Aircraft qualification is a formal FAA training program that will result in an FAA “pink slip” in your training records if you fail any associated jeopardy events. Worse yet, you could lose this awesome new career you worked so hard to obtain – a career worth literally millions of dollars in earning potential. Hopefully that’s enough incentive for you not to screw this up!

Aircraft qualification phase will start with ground school academics, culminating in your FAA type rating oral exam (jeopardy event). After your oral, you’ll begin simulator training, ultimately leading to your aircraft type rating Progress Check (PC) and Line Oriented Evaluation (LOE) check rides; both are jeopardy events. 

One of things that was readily apparent to me during airline training was that they had no time to get us military flyers caught up on everything our civilian regional, corporate, and cargo pilot-brethren already knew about the airline pilot world. Classes were essentially taught as though we all came from a Part 121 background. The instructor would tell us to know how to use the QRH before our first simulator. All the civilian background pilots would nod confidently while all us military pilots just looked at each other quizzically as if to say, “WTF is a QRH?” 

There wasn’t much time to help us military pilots get caught up on Part 121 operations and jargon. Airlines don’t make money with aircraft sitting on the ground, therefore, it’s in the company’s best interest to cram all the necessary training (and nothing more) into the shortest amount of time to make you a safe, competent airline pilot so you can get on the line and start flying jets as soon as possible. They correctly assume you’ll figure the rest out on your own.

Most airlines will assign simulator partners with no input from you. However, if given a choice, you would be wise to choose a sim partner who has a regional airline flying background. In my experience, the regional pilots had a huge advantage during training because so much of what is covered was already second nature to them. Frankly, as a military pilot, you don’t know much about Part 121 airline flying. Partnering with a regional pilot will help you fill in the blanks about what is expected and how to adapt to airline procedures. The civilian pilots in your training class are a tremendous asset. Don’t be afraid to ask them for help.

Academics

Systems academics are designed to get you ready for your FAA type rating “oral” exam. This is the first major hurdle in the training program. An oral exam usually consists of questions focused on lights and switches on the overhead panel, the mode control panel (collocated with the glare shield), and a handful of questions regarding other lights and switches in the cockpit with emphasis on emergency lights and switches, such as fire extinguishing systems, alternate gear extension, auto-brakes, and alternate braking. In summary, the FAA examiner will quiz you on things you can control from the cockpit. If you have no control over a system, they usually won’t ask you about it.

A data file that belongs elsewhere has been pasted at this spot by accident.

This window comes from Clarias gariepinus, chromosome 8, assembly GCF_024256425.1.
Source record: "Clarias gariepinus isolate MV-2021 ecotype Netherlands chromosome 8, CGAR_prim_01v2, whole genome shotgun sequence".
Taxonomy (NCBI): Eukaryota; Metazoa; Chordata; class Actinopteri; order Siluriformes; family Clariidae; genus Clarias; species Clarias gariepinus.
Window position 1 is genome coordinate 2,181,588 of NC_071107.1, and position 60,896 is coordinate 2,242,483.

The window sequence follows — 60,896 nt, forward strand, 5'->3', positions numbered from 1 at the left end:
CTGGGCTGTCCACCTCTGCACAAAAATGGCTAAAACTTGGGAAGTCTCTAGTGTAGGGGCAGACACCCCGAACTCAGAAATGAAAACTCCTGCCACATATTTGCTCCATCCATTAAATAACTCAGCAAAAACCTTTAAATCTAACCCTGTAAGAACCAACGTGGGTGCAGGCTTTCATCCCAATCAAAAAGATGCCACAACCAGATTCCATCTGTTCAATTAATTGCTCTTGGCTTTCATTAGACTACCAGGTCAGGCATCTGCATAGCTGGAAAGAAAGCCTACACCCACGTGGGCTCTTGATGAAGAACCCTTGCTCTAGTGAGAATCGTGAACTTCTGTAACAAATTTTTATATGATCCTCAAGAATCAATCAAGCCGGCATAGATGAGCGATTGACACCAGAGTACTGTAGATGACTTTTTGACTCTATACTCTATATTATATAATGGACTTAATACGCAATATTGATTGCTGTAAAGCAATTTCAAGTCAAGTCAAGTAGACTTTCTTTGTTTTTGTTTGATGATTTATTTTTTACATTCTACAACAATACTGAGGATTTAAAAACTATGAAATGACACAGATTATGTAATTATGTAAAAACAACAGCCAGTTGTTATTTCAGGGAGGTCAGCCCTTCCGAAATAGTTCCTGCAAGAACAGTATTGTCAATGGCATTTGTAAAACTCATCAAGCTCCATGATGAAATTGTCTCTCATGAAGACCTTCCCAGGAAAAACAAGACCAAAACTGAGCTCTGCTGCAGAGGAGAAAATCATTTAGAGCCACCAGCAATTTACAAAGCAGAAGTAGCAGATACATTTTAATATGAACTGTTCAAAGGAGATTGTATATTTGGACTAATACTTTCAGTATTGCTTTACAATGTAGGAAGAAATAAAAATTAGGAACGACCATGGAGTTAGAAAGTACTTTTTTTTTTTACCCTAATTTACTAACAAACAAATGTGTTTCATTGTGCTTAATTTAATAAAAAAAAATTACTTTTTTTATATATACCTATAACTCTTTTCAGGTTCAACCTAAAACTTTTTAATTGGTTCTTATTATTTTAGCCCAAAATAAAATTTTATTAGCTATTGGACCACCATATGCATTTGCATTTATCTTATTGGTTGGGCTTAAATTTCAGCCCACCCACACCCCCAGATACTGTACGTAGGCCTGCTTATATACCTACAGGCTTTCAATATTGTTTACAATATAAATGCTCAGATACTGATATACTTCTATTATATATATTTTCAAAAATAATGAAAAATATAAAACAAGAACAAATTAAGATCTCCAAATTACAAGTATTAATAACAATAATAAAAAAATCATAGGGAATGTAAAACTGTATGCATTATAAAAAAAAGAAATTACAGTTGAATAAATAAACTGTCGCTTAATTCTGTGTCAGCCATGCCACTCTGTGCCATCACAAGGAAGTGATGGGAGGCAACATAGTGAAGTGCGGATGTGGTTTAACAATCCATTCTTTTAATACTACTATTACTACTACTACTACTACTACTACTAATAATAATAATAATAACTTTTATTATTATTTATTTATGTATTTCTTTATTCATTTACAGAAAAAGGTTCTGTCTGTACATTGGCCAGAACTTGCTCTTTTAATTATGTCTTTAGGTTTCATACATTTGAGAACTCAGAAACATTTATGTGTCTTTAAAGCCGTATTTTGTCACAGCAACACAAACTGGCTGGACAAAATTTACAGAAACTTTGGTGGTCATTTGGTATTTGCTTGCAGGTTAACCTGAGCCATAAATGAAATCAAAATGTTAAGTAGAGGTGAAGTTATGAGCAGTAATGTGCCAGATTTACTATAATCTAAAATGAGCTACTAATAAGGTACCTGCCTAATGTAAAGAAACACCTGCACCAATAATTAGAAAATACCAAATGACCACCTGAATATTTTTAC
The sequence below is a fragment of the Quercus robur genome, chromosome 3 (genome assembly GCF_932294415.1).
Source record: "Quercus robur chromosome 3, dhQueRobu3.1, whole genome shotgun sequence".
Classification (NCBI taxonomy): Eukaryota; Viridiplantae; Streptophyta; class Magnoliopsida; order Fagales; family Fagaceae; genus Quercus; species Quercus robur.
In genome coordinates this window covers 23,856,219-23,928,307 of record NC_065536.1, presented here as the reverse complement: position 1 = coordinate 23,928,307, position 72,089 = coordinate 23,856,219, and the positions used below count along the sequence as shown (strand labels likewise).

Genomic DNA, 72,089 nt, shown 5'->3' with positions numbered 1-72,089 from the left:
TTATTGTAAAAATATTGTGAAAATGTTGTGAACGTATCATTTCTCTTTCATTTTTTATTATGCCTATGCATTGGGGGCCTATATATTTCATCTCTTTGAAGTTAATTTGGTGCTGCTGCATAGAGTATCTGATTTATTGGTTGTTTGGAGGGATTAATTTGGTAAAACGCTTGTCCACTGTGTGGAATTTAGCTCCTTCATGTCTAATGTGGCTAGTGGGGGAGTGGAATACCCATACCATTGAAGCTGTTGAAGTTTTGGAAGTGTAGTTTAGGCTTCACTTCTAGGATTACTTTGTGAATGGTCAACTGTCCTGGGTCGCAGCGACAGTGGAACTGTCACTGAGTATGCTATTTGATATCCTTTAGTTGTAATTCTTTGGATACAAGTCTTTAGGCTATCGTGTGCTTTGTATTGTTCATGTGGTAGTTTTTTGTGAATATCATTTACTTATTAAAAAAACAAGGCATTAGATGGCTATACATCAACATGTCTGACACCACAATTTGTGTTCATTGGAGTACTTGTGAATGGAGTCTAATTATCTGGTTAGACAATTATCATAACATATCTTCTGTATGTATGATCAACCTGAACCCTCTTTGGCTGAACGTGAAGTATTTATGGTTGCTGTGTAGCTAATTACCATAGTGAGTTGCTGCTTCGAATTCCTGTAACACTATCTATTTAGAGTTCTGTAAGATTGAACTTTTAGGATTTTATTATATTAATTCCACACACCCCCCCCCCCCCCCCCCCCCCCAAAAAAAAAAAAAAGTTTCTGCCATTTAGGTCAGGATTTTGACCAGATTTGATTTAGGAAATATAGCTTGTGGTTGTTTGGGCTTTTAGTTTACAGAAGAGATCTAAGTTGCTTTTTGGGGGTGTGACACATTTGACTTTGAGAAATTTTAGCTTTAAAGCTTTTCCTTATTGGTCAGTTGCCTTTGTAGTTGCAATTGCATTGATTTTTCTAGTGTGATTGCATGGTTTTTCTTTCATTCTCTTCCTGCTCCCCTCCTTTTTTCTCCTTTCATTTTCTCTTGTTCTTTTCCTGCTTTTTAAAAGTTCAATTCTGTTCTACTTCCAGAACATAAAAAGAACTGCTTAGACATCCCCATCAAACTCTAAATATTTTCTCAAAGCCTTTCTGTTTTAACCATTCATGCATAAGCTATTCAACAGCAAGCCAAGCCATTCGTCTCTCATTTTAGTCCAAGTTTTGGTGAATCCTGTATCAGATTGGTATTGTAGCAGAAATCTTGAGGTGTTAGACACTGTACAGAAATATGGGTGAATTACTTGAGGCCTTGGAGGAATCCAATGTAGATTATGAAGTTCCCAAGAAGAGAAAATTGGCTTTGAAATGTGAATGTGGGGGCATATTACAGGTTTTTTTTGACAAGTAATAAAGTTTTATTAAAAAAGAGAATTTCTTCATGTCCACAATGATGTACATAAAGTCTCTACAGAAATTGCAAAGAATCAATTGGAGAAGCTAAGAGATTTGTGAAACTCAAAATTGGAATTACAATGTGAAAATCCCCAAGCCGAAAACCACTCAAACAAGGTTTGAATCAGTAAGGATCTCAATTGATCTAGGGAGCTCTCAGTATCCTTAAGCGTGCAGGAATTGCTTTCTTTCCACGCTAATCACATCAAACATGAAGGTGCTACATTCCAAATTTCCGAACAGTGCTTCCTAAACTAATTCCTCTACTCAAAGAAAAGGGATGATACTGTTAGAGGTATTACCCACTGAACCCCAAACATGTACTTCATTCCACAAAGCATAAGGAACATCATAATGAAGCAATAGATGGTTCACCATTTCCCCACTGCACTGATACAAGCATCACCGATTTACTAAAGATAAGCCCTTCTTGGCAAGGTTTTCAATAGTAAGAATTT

Just like any military formal flying training program, you’re not the first one to go through this training. That means there is probably some very good gouge out there on what questions you can expect on your oral exam. That being said, everything is fair game, so don’t only study the gouge. But the gouge is a great place to start. The airline should also provide you some gouge in the form of a Lights and Switches Guide. The Lights and Switches Guide will provide you a study reference of the lights and switches in the cockpit. It will give a quick summary of each light in the cockpit and what causes that light to illuminate. It will also provide a good overview of various cockpit switches and what system actions occur with each switch position selected.

You won’t be allowed to progress to the simulator phase of training until you pass your oral. You don’t want to highlight yourself by failing the oral, so make sure you get some good gouge and know your stuff the first time. Reviewing the systems videos and computer-based training again before your oral is a good idea. Then, use your cockpit posters and Lights and Switches Guide to study until you can look at every light and switch in the cockpit and know what causes the light to illuminate or what systems actions occur when you throw a switch. Know all this, in addition to knowing your checked limitations and emergency procedures immediate action items. If this sounds like a lot of studying…it is! Plan accordingly.

SOURCEAero Crew News, April 2019
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Marc Himelhoch
LT COL MARC Himelhoch, USAF (Ret), is a pilot with over 5000 hours of flight time. He grew up in Clearwater, Florida, where he met his wife, Missy Shorey. He graduated with honors from Embry-Riddle Aeronautical University in Daytona Beach, Florida, earning a masters degree in aeronautical science. In 1995, Marc joined the US Air Force as a second lieutenant. He served as a T-37, T-6A, and F-16 instructor pilot and as an F-16 higher-headquarters evaluator pilot. He logged nearly three hundred combat flight hours and flew in Operations SOUTHERN WATCH, NORTHERN WATCH, JOINT GUARDIAN, NOBLE EAGLE, and IRAQI FREEDOM. In 2014, Lt Col Himelhoch retired and became a commercial airline pilot. Marc interviewed with and received conditional job offers from Delta Air Lines, JetBlue Airways, Southwest Airlines, and XOJET. Marc is now a pilot with Southwest Airlines. He and Missy live in Dallas, Texas.